The second priority will be granted to foreign built, Indian flagged and Indian owned ships followed by foreign built, Indian flagged and Indian IFSC Authority owned vessels.
The third priority will be given to Indian built, foreign flagged and foreign owned ships.
All ships registered with IFSC Authority have to fly the Indian flag after which they can do coastal runs also.
In July, the Ministry of Commerce and Industry issued a gazette notification that exempted IFSC tonnage from the stipulation of calling at an Indian SEZ port on coming to India first after registering under the IFSC Authority to avoid payment of Integrated Goods and Services Tax or IGST.
Since India does not have an exclusive SEZ port, Ripley’s first ship ‘Ripley Pride’ called at Krishnapatnam Port (a non-SEZ port) first on arriving in Indian waters with the help of this exemption. The second ship ‘Ripley Progress’ docked first at Mormugao Port, also a non-SEZ port.
So far, eight entities have sought approvals to start ship leasing business from IFSC, out of which four have been granted registrations while the balance have been given provisional or in-principle registrations, an IFSC Authority official said.
The four companies that have secured approvals and registered with the IFSC Authority have leased six ships so far with more in the offing, the official said.
Of the four registered entities, Ripley Shipping India IFSC Pvt Ltd, Panbulk Shipping India IFSC Pvt Ltd (from the Ripley Group) have leased one ship each – both Panamax bulk carriers in July and August respectively – while Singapore-based Jaldhi Overseas Pte Ltd (a part of the Bothra Group), has brought one dry bulk ship, also a Panamax vessel.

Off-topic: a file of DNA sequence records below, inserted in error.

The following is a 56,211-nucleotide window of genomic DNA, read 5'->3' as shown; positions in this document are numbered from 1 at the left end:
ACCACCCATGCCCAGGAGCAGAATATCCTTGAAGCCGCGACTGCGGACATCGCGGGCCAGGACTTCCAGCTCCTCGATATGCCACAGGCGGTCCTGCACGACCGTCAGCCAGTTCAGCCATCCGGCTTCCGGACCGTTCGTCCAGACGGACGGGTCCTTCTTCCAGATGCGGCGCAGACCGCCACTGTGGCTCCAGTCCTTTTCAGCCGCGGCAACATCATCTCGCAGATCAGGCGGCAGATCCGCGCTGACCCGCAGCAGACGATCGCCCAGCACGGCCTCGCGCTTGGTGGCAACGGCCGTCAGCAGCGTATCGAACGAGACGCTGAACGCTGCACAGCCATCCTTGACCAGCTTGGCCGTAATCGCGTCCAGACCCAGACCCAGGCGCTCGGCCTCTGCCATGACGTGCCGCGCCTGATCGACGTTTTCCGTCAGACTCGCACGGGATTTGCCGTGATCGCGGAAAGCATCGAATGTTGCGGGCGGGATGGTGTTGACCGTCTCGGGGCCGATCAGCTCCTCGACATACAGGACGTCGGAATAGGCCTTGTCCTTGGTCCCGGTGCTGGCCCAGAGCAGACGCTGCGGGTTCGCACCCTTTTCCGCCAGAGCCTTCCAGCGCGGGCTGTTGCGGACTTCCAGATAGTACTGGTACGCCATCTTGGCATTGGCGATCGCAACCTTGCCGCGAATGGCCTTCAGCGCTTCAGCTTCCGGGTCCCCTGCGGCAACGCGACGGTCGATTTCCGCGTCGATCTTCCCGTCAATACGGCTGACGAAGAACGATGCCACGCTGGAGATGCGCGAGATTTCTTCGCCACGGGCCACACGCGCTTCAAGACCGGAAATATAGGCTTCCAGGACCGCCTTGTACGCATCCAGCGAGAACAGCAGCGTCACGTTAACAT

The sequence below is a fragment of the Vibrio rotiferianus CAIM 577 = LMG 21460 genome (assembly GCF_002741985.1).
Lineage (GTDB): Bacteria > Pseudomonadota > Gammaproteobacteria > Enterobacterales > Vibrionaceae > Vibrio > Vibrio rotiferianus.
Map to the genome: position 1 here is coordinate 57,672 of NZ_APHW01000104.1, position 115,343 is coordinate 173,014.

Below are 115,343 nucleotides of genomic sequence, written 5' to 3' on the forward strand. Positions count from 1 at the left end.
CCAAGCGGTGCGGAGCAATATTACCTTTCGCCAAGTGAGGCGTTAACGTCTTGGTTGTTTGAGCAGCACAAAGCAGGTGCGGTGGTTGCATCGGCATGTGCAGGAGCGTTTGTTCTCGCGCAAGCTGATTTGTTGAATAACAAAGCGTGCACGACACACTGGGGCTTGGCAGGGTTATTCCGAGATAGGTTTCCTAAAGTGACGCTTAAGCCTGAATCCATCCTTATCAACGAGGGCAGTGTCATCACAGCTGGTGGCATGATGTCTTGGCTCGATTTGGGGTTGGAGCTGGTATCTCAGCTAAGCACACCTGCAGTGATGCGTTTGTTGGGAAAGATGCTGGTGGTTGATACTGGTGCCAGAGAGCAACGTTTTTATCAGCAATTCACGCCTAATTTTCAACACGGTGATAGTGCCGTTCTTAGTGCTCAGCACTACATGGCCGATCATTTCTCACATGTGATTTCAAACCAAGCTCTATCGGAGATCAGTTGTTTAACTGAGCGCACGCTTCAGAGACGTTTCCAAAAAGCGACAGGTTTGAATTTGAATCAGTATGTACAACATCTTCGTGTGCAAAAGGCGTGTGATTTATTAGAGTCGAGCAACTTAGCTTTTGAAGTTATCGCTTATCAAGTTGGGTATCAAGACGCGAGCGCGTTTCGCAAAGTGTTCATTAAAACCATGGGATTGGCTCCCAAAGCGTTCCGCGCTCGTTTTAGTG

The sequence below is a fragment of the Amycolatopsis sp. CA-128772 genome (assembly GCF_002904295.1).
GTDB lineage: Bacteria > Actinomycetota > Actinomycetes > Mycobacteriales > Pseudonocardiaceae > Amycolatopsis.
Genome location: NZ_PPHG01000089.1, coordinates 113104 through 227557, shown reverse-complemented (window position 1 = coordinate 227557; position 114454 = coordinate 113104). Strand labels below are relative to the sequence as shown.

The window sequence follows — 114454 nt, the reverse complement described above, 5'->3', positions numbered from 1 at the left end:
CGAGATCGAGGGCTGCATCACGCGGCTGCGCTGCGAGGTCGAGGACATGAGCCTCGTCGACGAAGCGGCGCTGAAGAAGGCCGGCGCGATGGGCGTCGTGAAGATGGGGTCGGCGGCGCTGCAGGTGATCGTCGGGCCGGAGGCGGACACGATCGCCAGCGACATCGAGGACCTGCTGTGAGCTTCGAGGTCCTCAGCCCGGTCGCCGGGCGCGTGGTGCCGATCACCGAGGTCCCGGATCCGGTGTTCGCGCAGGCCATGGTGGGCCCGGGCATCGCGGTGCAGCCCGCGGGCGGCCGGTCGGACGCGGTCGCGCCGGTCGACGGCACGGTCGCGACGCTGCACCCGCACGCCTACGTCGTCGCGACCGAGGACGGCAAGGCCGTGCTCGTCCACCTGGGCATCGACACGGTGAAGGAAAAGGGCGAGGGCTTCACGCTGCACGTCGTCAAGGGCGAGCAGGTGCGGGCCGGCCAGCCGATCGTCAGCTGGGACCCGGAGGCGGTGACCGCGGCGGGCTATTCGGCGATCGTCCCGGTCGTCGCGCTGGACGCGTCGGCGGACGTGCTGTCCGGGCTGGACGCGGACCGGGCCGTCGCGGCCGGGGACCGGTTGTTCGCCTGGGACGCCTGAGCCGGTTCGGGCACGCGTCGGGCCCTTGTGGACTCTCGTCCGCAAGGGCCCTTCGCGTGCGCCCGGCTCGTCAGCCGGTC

Ripley Group, promoted by Shoumik Bose, plans to add one more ship under IFSC by March, sources said. Panbulk Shipping is based out of the Dubai Multi Commodities Centre (DMCC), UAE’s largest free trade zone.
Jaldhi Overseas has incorporated Jal Kumud IFSC Pvt Ltd to own the Panamax bulk carrier ‘Jal Kumud’.
“Jal Kumud is owned by the IFSC entity and is awaiting Customs clearance,” a person familiar with the matter said.
Jal Kumud IFSC Pvt Ltd will likely put at least 1-2 ships more under the IFSC regime, an official said. Jaldhi Overseas has ordered some 13 new ships comprising dry bulk, tankers and gas carriers, which will be delivered from 2026 onwards.
“In the next couple of years, we may try to put 1-2 ships in IFSC,” an executive with Jaldhi Overseas said.
Others that are said to have applied to set up shop in IFSC includes Star Matrix Ltd, a company run by Sanjeev Jain and his son Siddhant, focussing on offshore fleet (deep sea anchor handling tugs) and ship recycling, based in Hong Kong.
Alphard Maritime Group, promoted by Captain Alok Kumar, with offices in Singapore, Dubai and Greece is also understood to have sought approval to operate from IFSC.
Propel Shipping Pte Ltd, a dry bulk ship operator based in Singapore, is also said to be among the entities that have applied for registration. It is a part of Gandhidham, Gujarat-based ACT Group that provides sea trade and logistics solutions.
Star Matrix, Alphard Maritime Group and Propel Shipping are said to have secured provisional/in-principle approvals from the IFSC Authority to undertake business.